The market sent Apple Inc. (NASDAQ:AAPL) shares lower on news that Foxconn, a key supplier of the company’s products, had stopped hiring. While Apple has some notable problems to address, this may not be as big a deal as the market has suggested.
Apple’s Big Problem
The issue that Apple is facing is market saturation. Indeed, in the developed world, Apple may have grown as large as it can with its existing product lineup. Sure, the iPhone and iPad are incredible offerings, but so, too, is the Samsung Galaxy line of products. There are fewer and fewer people still left to convert from “older” technology to the cutting edge.
Since Apple Inc. (NASDAQ:AAPL) is basically a device maker, that means it either needs to find new markets into which it can expand or create yet another hot new device. Both are getting harder and harder to accomplish.
Based on Apple’s size and market penetration, the only new market of any scale that could move the needle would be Asia, most notably China. So far, it hasn’t been able to break into that market in a meaningful way. New devices are even more vexing, with the iWatch rumor showing just how uninspiring the potential here may be.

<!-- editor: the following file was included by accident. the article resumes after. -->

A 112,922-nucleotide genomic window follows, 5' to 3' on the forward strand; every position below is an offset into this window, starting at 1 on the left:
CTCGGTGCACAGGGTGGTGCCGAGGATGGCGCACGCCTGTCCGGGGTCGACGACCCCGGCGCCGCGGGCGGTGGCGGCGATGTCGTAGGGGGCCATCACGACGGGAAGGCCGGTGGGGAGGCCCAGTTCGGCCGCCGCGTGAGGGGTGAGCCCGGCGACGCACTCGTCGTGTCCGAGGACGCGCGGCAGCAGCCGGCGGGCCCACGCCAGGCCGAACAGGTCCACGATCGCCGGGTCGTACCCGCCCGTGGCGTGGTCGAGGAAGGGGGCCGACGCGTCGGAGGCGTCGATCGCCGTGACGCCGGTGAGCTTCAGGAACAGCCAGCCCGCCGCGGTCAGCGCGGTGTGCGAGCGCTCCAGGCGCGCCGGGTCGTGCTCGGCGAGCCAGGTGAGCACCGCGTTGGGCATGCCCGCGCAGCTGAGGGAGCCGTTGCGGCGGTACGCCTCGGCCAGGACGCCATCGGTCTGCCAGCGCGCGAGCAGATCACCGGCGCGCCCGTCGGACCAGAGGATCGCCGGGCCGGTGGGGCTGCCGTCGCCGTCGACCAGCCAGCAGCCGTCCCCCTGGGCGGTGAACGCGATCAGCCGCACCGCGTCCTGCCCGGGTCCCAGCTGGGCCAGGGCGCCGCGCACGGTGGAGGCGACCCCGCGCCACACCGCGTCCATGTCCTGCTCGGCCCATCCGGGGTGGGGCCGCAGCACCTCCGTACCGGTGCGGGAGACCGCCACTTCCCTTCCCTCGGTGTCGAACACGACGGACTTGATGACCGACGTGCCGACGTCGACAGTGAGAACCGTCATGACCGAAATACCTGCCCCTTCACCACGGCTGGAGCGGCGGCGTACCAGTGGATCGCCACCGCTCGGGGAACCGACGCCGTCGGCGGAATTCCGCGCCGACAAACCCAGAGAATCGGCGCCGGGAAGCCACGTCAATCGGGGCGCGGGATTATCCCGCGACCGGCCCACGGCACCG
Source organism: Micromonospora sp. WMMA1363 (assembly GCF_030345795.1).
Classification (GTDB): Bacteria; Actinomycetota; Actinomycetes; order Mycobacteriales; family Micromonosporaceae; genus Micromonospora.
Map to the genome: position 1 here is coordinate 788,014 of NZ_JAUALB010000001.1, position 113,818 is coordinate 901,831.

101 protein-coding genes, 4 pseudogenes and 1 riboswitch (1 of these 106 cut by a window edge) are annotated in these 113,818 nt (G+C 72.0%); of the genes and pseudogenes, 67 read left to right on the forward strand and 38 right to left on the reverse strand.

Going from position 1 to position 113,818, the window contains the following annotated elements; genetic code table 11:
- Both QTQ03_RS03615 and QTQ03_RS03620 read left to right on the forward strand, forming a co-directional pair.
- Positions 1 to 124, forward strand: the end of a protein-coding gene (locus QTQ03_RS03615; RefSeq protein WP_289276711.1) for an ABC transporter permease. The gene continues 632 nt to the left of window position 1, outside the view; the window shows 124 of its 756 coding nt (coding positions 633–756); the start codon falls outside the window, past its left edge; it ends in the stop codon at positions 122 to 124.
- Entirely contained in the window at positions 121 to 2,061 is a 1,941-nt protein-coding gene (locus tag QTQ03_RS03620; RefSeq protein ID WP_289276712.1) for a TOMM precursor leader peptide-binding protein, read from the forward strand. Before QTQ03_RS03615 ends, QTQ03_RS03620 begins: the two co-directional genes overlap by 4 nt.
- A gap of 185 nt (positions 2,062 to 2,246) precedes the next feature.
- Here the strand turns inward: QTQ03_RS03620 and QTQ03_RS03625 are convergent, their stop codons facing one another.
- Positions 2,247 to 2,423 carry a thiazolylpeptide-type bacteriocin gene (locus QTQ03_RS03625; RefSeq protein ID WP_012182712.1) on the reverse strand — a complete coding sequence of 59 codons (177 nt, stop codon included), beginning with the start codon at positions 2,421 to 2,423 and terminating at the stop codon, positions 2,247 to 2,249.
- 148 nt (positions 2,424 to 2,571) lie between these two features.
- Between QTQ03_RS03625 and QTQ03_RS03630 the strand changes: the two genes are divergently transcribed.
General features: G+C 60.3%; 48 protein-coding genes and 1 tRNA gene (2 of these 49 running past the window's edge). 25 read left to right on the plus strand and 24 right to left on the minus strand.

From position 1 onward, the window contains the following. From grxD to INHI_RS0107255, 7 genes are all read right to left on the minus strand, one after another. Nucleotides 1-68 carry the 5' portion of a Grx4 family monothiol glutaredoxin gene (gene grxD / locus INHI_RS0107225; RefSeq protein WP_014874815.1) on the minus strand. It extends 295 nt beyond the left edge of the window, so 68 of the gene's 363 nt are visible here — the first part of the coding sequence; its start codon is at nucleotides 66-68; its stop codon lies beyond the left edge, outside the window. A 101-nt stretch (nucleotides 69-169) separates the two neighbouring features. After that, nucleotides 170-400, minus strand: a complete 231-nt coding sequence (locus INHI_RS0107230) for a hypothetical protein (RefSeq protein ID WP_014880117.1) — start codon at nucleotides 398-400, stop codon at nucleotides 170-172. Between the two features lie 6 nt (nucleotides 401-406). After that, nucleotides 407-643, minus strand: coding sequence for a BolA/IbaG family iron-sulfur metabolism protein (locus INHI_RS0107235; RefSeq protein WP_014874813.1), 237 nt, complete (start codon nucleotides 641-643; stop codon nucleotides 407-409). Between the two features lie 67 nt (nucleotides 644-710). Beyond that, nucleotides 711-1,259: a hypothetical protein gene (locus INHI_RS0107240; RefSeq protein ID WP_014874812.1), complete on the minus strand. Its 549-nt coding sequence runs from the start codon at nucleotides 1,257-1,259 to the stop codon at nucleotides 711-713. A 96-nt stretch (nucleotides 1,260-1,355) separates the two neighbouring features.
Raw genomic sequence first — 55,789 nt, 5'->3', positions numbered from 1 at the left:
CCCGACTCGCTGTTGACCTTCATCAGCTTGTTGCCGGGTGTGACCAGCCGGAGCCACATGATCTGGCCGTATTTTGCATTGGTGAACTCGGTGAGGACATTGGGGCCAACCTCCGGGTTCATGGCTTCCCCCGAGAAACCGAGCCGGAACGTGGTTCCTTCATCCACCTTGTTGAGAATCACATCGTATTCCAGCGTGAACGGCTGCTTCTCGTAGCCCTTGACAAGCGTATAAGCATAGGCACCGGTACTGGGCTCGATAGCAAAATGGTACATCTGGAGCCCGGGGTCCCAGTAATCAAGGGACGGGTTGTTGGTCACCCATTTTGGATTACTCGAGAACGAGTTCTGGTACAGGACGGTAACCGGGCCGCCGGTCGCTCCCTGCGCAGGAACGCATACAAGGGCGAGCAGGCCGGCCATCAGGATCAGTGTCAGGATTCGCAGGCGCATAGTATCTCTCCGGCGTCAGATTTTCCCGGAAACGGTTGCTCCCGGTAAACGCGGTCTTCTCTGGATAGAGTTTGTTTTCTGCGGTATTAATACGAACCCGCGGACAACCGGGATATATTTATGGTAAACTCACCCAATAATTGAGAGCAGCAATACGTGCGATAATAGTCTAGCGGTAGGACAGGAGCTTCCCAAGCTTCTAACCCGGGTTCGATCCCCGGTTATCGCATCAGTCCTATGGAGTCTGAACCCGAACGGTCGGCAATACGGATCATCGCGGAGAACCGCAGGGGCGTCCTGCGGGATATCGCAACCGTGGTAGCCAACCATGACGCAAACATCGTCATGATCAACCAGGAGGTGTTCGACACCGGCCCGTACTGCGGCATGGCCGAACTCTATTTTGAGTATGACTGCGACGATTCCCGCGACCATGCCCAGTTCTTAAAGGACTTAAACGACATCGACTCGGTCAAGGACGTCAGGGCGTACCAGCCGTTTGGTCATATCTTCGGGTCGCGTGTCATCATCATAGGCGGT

Is Foxconn A Canary?
That begs the question of how bad is it? That’s a rough one to answer and investors are looking for any clue since Apple’s shares have traded down sharply. There’s no question that Apple is a great company that a lot of people would like to own, but no one wants to buy a falling knife. If things are set to get worse, buying now would be a pretty bad call.
So, when an important partner announced that it was going to stop hiring, the quick reaction was that Apple Inc. (NASDAQ:AAPL), which represents about a third of Foxconn’s business, was struggling. However, that may or may not be true, it’s kind of hard to tell.
For starters, Foxconn attributes the hiring freeze to the fact that more workers than expected have returned after the Lunar New Year celebration. While it is hard to imagine not returning to work after a holiday break in this country, China is a whole different world and at a vastly different point in its development. Industrialization is a hard process, involving poor workers from rural areas moving to the cities to find work. For some, that change, in the end, may not be worth it.
In addition, Foxconn has other customers, including struggling Hewlett-Packard Company (NYSE:HPQ). HP just reported numbers that pleased much of Wall Street, sending its shares notably higher. But its sales were still down, just not down as much as people expected. So HP isn’t out of the woods by any stretch of the imagination—a fact that new CEO Meg Whitman admitted, “…there’s still a lot of work to do to generate the kind of growth we want to see…”
So, combining the increased employee return rate with the potential that HP orders slowed, could mean that Apple wasn’t the reason for the hiring freeze at all. Note, too, that Apple has begun to broaden its supplier network.